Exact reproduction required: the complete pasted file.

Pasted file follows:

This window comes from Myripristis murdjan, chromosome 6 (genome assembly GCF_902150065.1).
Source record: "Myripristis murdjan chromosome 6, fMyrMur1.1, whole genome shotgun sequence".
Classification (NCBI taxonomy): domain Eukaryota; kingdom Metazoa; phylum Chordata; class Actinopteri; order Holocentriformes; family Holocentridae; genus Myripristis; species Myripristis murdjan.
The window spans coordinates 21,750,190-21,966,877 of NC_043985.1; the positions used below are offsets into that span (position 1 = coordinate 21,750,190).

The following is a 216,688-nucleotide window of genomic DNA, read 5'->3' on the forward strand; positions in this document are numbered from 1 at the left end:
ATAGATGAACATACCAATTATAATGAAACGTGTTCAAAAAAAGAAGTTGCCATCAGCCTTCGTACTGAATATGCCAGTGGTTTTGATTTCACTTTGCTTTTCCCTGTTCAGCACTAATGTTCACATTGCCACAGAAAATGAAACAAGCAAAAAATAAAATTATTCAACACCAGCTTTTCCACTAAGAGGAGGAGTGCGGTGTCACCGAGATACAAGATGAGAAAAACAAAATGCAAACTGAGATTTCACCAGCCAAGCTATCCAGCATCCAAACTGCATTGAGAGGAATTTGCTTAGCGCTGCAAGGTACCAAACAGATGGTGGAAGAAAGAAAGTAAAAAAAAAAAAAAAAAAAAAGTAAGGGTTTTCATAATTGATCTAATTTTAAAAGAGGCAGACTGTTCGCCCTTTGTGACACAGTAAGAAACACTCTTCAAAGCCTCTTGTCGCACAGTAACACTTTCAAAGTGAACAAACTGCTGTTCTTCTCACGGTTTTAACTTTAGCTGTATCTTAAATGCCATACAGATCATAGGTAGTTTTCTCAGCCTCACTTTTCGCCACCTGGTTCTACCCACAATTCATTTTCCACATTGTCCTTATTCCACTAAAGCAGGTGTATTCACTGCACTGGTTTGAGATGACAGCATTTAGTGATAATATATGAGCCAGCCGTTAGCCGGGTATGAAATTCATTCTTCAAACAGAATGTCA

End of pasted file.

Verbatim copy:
This window comes from Myripristis murdjan, chromosome 6 (genome assembly GCF_902150065.1).
Source record: "Myripristis murdjan chromosome 6, fMyrMur1.1, whole genome shotgun sequence".
Classification (NCBI taxonomy): domain Eukaryota; kingdom Metazoa; phylum Chordata; class Actinopteri; order Holocentriformes; family Holocentridae; genus Myripristis; species Myripristis murdjan.
The window spans coordinates 21,750,190-21,966,877 of NC_043985.1; the positions used below are offsets into that span (position 1 = coordinate 21,750,190).

The following is a 216,688-nucleotide window of genomic DNA, read 5'->3' on the forward strand; positions in this document are numbered from 1 at the left end:
ATAGATGAACATACCAATTATAATGAAACGTGTTCAAAAAAAGAAGTTGCCATCAGCCTTCGTACTGAATATGCCAGTGGTTTTGATTTCACTTTGCTTTTCCCTGTTCAGCACTAATGTTCACATTGCCACAGAAAATGAAACAAGCAAAAAATAAAATTATTCAACACCAGCTTTTCCACTAAGAGGAGGAGTGCGGTGTCACCGAGATACAAGATGAGAAAAACAAAATGCAAACTGAGATTTCACCAGCCAAGCTATCCAGCATCCAAACTGCATTGAGAGGAATTTGCTTAGCGCTGCAAGGTACCAAACAGATGGTGGAAGAAAGAAAGTAAAAAAAAAAAAAAAAAAAAAGTAAGGGTTTTCATAATTGATCTAATTTTAAAAGAGGCAGACTGTTCGCCCTTTGTGACACAGTAAGAAACACTCTTCAAAGCCTCTTGTCGCACAGTAACACTTTCAAAGTGAACAAACTGCTGTTCTTCTCACGGTTTTAACTTTAGCTGTATCTTAAATGCCATACAGATCATAGGTAGTTTTCTCAGCCTCACTTTTCGCCACCTGGTTCTACCCACAATTCATTTTCCACATTGTCCTTATTCCACTAAAGCAGGTGTATTCACTGCACTGGTTTGAGATGACAGCATTTAGTGATAATATATGAGCCAGCCGTTAGCCGGGTATGAAATTCATTCTTCAAACAGAATGTCA